Embracing flexible work schedules


Embracing flexible work schedules: advantages and challenges

Half of Britain’s employers are braced for further increases in demand for flexible working post-pandemic according to a study by Acas. Clearly, the ability to work flexibly, splitting time between home working and going into the office or choosing to work part-time, gives employees more freedom as well as cutting commuting costs and improving their work/life balance but what are the benefits for employers?

It’s not a one-way street. The advantages of flexible working extend to employers because when staff feel valued, they tend to perform better and Acas believes that any employers who adopt a flexible working scheme will attract and retain staff and increase productivity.

A report by the CIPD states that 56% of employers now feel that it is important to provide flexible working as an option when advertising job roles. It is viewed as a key method of attracting the right calibre of staff and addressing labour shortages.

Impact of flexible working on employers

According to CIPD’s study, 43% of organisations believe that their workforce is more productive when they are dividing their time between the home and office. As a result, 39% of organisations are investing in technology that aids hybrid working and adjusting policy to promote homeworking.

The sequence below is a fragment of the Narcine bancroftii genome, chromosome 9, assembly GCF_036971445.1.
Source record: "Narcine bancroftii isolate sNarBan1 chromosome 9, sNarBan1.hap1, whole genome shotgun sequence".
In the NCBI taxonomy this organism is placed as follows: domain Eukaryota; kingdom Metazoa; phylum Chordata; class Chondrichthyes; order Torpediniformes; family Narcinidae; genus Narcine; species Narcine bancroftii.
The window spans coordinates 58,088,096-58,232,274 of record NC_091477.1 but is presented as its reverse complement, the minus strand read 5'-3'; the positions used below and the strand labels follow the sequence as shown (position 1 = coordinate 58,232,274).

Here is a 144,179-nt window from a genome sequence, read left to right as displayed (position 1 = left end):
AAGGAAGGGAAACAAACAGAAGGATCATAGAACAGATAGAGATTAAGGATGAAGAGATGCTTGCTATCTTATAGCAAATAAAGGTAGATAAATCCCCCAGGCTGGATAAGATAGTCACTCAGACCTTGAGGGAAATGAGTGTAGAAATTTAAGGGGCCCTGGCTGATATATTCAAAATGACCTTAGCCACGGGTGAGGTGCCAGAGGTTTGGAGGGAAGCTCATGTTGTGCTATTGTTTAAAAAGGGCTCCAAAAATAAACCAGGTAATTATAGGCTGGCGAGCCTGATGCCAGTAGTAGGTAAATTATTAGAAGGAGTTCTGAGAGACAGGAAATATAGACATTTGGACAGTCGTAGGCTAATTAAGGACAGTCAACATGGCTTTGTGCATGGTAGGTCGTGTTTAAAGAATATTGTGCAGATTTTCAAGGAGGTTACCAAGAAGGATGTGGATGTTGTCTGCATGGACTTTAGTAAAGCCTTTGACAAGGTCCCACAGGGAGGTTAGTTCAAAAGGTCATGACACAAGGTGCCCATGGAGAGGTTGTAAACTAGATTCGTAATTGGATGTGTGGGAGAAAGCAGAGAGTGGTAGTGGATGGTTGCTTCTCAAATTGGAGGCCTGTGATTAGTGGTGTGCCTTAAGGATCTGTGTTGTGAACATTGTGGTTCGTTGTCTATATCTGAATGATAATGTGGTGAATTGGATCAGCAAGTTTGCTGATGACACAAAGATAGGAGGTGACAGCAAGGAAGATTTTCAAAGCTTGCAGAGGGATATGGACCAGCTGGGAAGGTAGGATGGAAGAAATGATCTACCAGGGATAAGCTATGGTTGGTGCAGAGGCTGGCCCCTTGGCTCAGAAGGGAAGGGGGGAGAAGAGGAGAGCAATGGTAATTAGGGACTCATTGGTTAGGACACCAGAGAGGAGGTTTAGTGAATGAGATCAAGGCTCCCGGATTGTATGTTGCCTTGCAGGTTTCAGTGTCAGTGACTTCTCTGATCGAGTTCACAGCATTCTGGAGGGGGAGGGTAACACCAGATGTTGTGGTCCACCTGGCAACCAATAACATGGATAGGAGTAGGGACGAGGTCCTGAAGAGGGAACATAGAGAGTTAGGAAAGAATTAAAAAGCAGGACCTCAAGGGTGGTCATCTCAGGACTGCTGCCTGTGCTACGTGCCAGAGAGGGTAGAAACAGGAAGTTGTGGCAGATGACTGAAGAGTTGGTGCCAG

Hybrid working also aids inclusion and diversity in the workplace as those with personal responsibilities or disabilities that might prevent them from being office based 5-days a week or working full-time, are able to contribute their skills and creativity whilst also having the freedom and flexibility to meet other personal commitments and manage their health and wellbeing.

For the employer, it also reduces overheads. Office space is expensive and if your workforce is working flexibly, desks can be shared, and you can reduce the size of your office building. This reduction in costs means that you can invest in improving office space, giving staff a reason to want to come in for a few days each week.

Disadvantages of flexible working

The hybrid working model looks very attractive but it doesn’t work for everyone and there are disadvantages, such as:

  • Home working doesn’t work for everyone. If you house share, have young children or don’t have the space for a proper workstation at home, it is often better to go into an office. Some people don’t like the blurring of work/home boundaries – papers all over the kitchen table, checking e-mails after hours, etc. It can become hard to know when work stops and home life begins.
  • There’s an energy that forms when a group of people are in the same room and it often leads to the sharing of and forming of new ideas. It’s hard to brainstorm when you’re staring at a screen.
  • Some workers, especially the younger generation, enjoy the camaraderie of office working and can feel isolated if they are stuck at home all day
  • There is some evidence that career progression can stall if workers spend too much time working from home. This is particularly true of female workers.